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Does the new assassins creed even sound appealing to you?

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Showing 26-41 of 41 posts in this discussion
In reply to an earlier post on 23 Sep 2012, 18:26:47 BST
MISS ZJK says:
Ubisoft is a French company with offices in Montreal among other locations.

Posted on 6 Oct 2012, 20:03:15 BST
Its not that the War of Independence is a touchy subject, its that the british are kind of sick of history being bastardized. Couple that with the abundant patriotic garbage, that we are also sick of, and the appeal level drops sharply.

Posted on 11 Oct 2012, 22:46:02 BST
T. M says:
Assassin's creed was great, but like heroes(the series) because they did too many games and brotherhood and stuff like that it's just getting too much too long and too uninteresting to the point where I don't care anymore or feel curious about the end.
I remember seeing that Adam& Eve scene and wanting more but after those other BS games they released I don't don't care anymore thus the reason I stopped buying their games.

Posted on 22 Oct 2012, 08:03:32 BST
Last edited by the author on 22 Oct 2012, 08:05:07 BST
Bronn says:
Dont you guys remember the disclaimer during start up - the game is made by a multicultural team of various religious faiths and beliefs!

It's developed by Canadians and published by the French, in the game you kill both british and european soldiers, the main enemy is always the templars, and there is even a DLC where George Washington succumbs to power and declares himself King. This is not going to be a "yank-fest".

Also, this is where Desmonds story arc ends for good - so if like me you were a wee bit peed off with Revelations lacking revelations, this will be the one with all the answers.

Posted on 24 Oct 2012, 08:58:42 BST
Haps says:
The thing I'm most concerned about is the setting. I loved exploring the cities of the previous installments and the vistas and opportunities this afforded. The early news seems to suggest that a noticable proportion of the contant involves running through forests, which I fear will get old pretty quickly.

Like a previous commentator stated, I would have liked to have seen the end of Desmonds story (although who knows, maybe this is included?), however not sure how they would manage a modern day setting (oooh, you have a hidden blade, I have nice shiny Templar assult rifle, I win).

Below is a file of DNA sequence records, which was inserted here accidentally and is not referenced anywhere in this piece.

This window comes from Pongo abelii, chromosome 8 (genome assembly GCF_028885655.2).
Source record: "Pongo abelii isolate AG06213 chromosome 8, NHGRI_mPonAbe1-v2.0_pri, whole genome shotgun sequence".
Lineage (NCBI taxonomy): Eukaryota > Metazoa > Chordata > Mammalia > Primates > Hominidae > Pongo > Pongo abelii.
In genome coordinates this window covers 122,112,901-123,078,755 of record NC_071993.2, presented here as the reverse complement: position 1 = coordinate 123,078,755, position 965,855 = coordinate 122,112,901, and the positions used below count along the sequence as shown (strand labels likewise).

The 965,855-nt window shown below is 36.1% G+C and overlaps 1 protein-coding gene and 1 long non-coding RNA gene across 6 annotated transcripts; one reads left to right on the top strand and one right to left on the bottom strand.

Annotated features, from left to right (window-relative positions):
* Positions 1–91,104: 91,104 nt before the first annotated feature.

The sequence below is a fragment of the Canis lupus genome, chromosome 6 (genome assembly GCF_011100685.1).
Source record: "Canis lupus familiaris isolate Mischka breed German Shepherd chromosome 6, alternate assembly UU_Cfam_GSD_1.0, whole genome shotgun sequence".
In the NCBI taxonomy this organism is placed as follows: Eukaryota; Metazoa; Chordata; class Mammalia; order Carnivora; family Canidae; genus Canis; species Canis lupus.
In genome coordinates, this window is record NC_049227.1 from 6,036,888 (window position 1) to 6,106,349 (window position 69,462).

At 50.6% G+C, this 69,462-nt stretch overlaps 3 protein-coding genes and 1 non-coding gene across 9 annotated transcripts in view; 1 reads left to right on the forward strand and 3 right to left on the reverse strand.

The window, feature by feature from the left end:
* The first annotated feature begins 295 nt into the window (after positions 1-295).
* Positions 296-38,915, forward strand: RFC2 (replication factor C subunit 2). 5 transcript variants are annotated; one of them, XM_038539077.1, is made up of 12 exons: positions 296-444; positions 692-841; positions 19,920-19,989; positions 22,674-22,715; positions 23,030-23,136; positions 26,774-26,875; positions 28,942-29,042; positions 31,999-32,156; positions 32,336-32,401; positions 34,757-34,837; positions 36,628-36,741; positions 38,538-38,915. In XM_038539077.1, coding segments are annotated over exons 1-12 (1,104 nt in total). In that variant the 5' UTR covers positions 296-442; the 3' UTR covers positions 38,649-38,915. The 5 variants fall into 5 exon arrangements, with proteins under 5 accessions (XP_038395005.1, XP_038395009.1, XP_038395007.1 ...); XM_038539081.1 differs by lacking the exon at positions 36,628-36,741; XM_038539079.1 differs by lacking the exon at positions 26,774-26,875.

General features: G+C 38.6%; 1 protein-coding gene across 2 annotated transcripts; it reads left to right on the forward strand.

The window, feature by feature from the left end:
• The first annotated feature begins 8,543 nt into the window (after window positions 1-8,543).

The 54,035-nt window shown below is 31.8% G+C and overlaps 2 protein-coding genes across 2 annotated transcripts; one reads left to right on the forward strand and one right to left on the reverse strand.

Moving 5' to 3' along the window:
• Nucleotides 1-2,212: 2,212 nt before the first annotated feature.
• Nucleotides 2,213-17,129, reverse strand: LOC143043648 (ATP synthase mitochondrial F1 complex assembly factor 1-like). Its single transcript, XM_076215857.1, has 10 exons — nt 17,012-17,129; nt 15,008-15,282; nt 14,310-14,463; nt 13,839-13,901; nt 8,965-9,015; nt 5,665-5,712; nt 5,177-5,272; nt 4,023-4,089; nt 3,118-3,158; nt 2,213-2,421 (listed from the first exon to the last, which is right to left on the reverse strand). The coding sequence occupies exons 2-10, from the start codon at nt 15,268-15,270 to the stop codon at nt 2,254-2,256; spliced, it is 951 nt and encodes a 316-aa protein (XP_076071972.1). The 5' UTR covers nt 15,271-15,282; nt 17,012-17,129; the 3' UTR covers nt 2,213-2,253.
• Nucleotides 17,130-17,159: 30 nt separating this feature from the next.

The other oddity of course is that the disaster foretold in the previous games is supposed to happen in 2012. Not much time left to wrap this story up then!

Posted on 28 Oct 2012, 21:58:25 GMT
[Deleted by Amazon on 28 Oct 2012, 22:37:22 GMT]

Posted on 29 Oct 2012, 00:19:45 GMT
I'm still concerned with all the anti-European BS that's apparent in all the trailers. As any real student of history knows, the revolution's causes were a bit more complex and a bit less noble than 'freedom from tyranny'. For example, freedom to keep slaves was a big part of it - see Somersett's Case. I just hope the developers go a bit deeper than the usual superficial treatment that this subject often gets.

Posted on 29 Oct 2012, 14:32:32 GMT
Haps says:
Aren't we getting a little bit too worked up about the history element with this game?

Let's not forget, it's a game about a magic machine which allows people to view the memories of their ancestors. I'd like to give people a little more credit than to worry about them thinking the game and it's content are an accurate depiction of events.

In reply to an earlier post on 29 Oct 2012, 15:03:18 GMT
MISS ZJK says:
Guys, the game is out in 2 days! Forget this discussion and reach your own conclusions by the end of the week!

Posted on 29 Oct 2012, 15:22:50 GMT
Mr Johnson says:
Why was my post on this thread deleted by Amazon 16 hours ago? I only replied to Haps-XBL and it was deleted. I didn't post any spoilers only stuff that was revealed by official previews.

In reply to an earlier post on 29 Oct 2012, 15:29:11 GMT
Personally, I'd prefer the game to be based in a more realistic historical setting, as the previous games were. A big part of the attraction of the Assassin's Creed series is the accuracy of its history. Assassin's Creed takes history more seriously than most games, books, movies etc.

As for the idea that it's wrong to get 'worked up' about historical accuracy in a mere game, I think that when I spend hours in a game world, it's a breath of fresh air to have it be somewhat educational as well as merely entertaining. I realize that concept may be ludicrously old-fashioned for many of the Michael Bay fans who are perfectly satisfied with the superficial aspects of media, but a big part of why I play this game is that it feels so realistic in terms of geography and history. When a game or a book or a movie gets scientific, technical, geographic or historical details wrong, the fact that I know they got it wrong makes the experience that much less rewarding.